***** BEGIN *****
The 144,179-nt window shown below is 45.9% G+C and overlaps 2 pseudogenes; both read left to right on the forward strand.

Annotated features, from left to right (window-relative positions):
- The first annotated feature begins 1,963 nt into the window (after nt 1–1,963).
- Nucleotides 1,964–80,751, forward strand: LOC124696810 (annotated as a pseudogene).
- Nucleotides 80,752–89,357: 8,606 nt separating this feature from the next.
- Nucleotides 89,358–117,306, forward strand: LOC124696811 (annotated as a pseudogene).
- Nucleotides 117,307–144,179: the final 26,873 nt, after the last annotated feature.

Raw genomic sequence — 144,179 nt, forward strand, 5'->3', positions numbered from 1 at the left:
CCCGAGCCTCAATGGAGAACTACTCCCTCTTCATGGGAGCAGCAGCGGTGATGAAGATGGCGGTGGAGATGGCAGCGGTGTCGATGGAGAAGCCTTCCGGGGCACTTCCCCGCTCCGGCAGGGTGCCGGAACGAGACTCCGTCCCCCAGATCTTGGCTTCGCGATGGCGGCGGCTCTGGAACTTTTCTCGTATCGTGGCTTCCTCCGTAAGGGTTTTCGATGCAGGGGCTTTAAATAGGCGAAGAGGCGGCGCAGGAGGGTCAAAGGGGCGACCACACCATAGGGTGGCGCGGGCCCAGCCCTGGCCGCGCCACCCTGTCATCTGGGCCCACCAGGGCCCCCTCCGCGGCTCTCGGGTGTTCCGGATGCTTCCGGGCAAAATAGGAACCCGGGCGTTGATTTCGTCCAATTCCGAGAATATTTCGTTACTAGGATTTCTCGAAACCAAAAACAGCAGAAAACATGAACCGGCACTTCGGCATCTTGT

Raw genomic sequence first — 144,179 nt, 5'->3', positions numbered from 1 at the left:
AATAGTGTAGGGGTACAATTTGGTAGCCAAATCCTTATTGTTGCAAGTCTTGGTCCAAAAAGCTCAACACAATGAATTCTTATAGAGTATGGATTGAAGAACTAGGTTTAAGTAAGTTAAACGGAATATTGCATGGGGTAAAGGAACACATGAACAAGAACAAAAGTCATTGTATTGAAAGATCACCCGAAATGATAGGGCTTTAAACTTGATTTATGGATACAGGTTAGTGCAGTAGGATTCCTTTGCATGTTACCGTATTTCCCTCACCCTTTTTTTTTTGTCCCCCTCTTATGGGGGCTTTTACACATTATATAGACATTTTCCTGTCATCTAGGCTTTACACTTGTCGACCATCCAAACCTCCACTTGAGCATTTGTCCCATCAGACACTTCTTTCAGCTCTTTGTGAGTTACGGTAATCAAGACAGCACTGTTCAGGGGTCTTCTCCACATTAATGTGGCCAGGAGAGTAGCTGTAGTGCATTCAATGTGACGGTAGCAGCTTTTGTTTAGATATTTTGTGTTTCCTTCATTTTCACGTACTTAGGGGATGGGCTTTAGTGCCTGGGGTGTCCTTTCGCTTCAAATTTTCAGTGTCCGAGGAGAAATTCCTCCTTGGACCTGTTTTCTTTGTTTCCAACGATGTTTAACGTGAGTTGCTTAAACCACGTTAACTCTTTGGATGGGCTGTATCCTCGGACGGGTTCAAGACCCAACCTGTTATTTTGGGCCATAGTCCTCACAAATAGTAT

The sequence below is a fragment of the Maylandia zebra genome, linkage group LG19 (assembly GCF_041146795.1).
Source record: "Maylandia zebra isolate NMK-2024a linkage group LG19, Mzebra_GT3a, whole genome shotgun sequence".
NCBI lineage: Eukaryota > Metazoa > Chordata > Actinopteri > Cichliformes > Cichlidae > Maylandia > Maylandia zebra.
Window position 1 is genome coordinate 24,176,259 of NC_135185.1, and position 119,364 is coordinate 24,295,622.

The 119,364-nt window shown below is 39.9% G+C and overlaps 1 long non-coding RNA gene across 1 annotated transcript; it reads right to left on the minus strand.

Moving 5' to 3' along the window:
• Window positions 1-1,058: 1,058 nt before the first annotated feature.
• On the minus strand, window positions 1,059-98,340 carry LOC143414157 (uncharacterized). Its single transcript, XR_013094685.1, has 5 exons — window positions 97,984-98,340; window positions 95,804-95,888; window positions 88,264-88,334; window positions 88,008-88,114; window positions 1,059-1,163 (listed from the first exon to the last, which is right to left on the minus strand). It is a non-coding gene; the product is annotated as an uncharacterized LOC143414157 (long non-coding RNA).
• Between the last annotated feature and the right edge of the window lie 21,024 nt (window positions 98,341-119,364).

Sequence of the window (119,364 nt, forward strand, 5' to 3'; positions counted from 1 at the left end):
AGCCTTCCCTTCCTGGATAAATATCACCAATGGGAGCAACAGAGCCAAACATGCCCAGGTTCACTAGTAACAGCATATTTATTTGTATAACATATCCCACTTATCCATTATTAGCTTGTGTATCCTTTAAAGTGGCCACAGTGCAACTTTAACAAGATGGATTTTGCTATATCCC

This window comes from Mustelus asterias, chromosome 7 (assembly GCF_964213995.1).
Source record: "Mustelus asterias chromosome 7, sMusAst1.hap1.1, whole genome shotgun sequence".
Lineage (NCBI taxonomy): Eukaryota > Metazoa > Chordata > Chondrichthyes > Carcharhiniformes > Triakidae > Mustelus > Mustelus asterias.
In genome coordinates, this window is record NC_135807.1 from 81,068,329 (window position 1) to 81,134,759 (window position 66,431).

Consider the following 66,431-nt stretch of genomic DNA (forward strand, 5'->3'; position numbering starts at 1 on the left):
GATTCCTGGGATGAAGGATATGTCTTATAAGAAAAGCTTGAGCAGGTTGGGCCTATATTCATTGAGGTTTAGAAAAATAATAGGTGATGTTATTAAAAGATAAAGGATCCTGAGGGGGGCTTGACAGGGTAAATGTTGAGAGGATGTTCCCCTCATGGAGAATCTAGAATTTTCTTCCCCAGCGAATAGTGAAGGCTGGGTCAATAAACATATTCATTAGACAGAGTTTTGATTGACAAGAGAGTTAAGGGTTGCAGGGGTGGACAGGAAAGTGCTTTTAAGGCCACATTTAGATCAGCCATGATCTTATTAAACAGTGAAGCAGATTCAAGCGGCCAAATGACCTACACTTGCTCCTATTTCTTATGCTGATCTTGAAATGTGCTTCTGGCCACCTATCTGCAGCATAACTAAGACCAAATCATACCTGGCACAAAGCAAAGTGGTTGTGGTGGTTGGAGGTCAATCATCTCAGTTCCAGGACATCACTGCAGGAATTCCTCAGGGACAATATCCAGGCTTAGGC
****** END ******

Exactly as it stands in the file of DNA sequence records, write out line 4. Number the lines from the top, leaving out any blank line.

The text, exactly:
- Nucleotides 1,964–80,751, forward strand: LOC124696810 (annotated as a pseudogene).